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Locke v. Swift Transportation Co. of Arizona, LLC

United States District Court, W.D. Kentucky, Paducah Division

November 14, 2019

TIFFANY LOCKE PLAINTIFF
v.
SWIFT TRANSPORTATION CO. OF ARIZONA, LLC and TEVIN J. DAVIS DEFENDANTS

          MEMORANDUM OPINION AND ORDER

          THOMAS B. RUSSELL, SENIOR JUDGE UNITED STATES DISTRICT COURT

         This matter comes before the Court upon Plaintiff Tiffany Locke's (“Locke”) Motions in Limine. [DN 54.] Defendants Swift Transportation Co. of Arizona, LLC and Tevin Davis, collectively (“Defendants”) have responded. [DN 66.] The time to reply has passed. As such this matter is ripe for adjudication. For the reasons that follow, Locke's Motions in Limine are GRANTED IN PART and DENIED IN PART.

         I. Legal Standard

         Motions in limine provided in advance of trial are appropriate if they eliminate evidence that has no legitimate use at trial for any purpose. Jonasson v. Lutheran Child & Family Servs., 115 F.3d 436, 440 (7th Cir.1997); Bouchard v. Am. Home Products Corp., 213 F.Supp.2d 802, 810 (N.D.Ohio 2002) (“The court has the power to exclude evidence in limine only when evidence is clearly inadmissible on all potential grounds.” (citing Luce v. United States, 469 U.S. 38, 41 n. 4, 105 S.Ct. 460, 83 L.Ed.2d 443 (1984))). Only where the evidence satisfies this high bar should the court exclude it; if not, “rulings [on evidence] should be deferred until trial so that questions of foundation, relevancy and potential prejudice may be resolved in proper context.” Gresh v. Waste Servs. of Am., Inc., 738 F.Supp.2d 702, 706 (E.D.Ky.2010) (quoting Ind. Ins. Co. v. GE, 326 F.Supp.2d 844, 846 (N.D.Ohio 2004)). Even if a motion in limine is denied, the court may revisit the decision at trial when the parties have more thoroughly presented the disputed evidence. See Id. (“Denial of a motion in limine does not guarantee that the evidence will be admitted at trial, and the court will hear objections to such evidence as they arise at trial.”).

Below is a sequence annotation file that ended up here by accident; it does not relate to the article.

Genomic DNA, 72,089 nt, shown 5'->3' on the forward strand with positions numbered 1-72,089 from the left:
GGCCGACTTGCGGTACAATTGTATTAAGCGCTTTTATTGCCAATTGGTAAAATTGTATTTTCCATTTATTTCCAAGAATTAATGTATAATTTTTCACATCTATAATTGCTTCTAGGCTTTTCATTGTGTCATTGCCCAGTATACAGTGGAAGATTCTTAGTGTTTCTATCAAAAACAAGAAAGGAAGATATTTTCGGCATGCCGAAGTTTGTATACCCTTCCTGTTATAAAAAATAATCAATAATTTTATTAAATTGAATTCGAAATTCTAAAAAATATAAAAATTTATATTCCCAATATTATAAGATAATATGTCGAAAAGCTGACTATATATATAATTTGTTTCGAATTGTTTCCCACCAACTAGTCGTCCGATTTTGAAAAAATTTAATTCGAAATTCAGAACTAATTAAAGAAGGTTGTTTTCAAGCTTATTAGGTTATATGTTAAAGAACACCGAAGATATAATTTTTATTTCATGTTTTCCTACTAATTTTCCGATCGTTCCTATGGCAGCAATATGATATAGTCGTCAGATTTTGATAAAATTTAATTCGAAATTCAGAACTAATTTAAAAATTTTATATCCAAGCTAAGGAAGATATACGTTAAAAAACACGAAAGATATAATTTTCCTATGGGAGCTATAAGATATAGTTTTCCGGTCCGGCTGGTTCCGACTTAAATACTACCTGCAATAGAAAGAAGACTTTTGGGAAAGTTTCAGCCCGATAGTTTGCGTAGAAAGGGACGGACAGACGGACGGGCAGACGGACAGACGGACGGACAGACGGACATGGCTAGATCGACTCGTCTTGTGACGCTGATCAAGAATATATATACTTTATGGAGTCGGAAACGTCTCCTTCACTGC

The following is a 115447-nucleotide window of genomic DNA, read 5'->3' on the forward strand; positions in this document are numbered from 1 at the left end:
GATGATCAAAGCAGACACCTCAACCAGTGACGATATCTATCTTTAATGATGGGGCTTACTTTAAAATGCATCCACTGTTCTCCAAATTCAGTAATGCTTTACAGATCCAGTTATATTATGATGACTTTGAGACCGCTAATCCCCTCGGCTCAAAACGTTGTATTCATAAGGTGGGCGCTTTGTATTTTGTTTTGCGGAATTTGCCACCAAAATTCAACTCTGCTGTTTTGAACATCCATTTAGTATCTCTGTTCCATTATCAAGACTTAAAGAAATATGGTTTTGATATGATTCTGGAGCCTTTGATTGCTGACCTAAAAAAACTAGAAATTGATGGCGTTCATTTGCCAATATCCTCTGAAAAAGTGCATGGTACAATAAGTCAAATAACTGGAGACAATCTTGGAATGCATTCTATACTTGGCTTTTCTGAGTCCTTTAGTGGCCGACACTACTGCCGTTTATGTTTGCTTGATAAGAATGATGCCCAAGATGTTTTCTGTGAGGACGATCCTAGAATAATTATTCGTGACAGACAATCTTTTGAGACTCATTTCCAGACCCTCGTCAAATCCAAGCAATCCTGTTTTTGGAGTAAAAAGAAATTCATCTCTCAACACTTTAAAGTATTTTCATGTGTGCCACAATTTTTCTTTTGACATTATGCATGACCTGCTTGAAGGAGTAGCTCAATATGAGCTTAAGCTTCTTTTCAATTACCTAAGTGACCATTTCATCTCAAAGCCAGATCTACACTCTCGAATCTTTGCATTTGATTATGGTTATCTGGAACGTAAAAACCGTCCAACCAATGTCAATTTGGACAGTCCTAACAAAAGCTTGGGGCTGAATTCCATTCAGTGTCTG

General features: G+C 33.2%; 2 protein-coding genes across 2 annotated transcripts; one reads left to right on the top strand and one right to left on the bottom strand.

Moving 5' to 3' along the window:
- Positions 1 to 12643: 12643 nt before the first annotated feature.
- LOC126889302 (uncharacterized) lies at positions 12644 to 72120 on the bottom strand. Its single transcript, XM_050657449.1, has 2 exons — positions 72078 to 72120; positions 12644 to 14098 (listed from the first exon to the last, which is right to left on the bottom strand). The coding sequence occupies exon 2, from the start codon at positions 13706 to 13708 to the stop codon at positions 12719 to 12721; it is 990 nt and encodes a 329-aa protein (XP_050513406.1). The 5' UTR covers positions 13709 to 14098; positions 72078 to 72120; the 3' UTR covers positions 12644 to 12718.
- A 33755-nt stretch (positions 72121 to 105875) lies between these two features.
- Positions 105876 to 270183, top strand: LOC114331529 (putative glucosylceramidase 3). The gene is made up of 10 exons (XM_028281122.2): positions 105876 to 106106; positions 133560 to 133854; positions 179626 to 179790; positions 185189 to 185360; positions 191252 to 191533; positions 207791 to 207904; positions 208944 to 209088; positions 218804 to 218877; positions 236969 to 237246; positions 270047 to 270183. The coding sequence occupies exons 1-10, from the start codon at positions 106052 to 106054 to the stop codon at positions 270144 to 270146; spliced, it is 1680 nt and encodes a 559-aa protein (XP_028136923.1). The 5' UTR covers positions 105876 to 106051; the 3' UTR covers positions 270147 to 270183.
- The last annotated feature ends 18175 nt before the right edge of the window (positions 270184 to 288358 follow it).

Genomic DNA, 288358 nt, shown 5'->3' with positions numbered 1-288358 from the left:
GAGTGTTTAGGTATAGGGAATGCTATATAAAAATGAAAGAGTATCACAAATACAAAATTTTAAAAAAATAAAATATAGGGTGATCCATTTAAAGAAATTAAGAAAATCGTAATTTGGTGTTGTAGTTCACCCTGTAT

II. Discussion

         1. Defendants should be precluded from introducing evidence of other physical and mental condition(s) of Plaintiff not related to the injuries received in this crash.

         Locke argues that any other medical conditions and treatment she has had in the past were not involved in this crash or her injuries. She further argues that evidence of these conditions or treatment are not relevant and Federal Rule of Evidence 402 prohibits irrelevant evidence. In response, Defendants assert that Locke has placed her mental and physical condition into issue and must prove that Defendants caused injury to Locke.

         The Court agrees with Defendants. There may be circumstances where Defendants can, in accordance with the Federal Rules of Evidence, use other physical and mental conditions to combat causation. This issue cannot be resolved in its entirety prior to trial as the motion is too vague. The Court reserves the right to rule on the admissibility of certain evidence at trial.

         Therefore, Locke's motion in limine #1 is DENIED.

         2. Defendants should be precluded from any reference, argument, or the introduction of Plaintiff's medical records not relevant to the personal injury claim at issue.

         Here, Locke argues that Defendants should not reference or admit her medical records not pertaining to the injuries from the crash because they are not relevant. Again, the Court finds that medical records that combat causation are relevant. At this point, the Court cannot preclude all medical records because some may be relevant to the issues at hand. The Court again reserves the right to rule on the admissibility of certain evidence at trial. Therefore, Locke's motion in limine #2 is DENIED.

         3. Defendants should be precluded from making any reference to collateral sources.

         The collateral source rule “precludes courts from reducing a plaintiff's medical damages based on insurance payments made for [her] care, so long as the associated premiums were paid by the plaintiff [herself] or a third party other than the tortfeasor.” King Joseph X v. Liberty Mut. Grp., Inc., 2018 U.S. Dist. LEXIS 16512, *7 (W.D. Ky. Feb. 1, 2018). “Plaintiff may seek recovery for the reasonable value of medical services without consideration of insurance (or Medicare) payments. Fulcher v. United States, 88 F.Supp.3d 763, 774-775 (W.D. Ky. 2015). Defendants state that they do not intend to offer evidence on Locke's collateral source benefits. However, Defendants state that if Locke introduces medical bills to prove reasonable medical expenses, evidence that the amount actually charged WAS less is admissible. The Court disagrees.

         Although the amount charged on a bill may not be the amount charged to the payor this Court has found that evidence to be inadmissible. Dossett v. Wal-Mart Stores East, L.P., 2016 U.S. Dist. LEXIS 4515 *5 (W.D. Ky. Jan. ...


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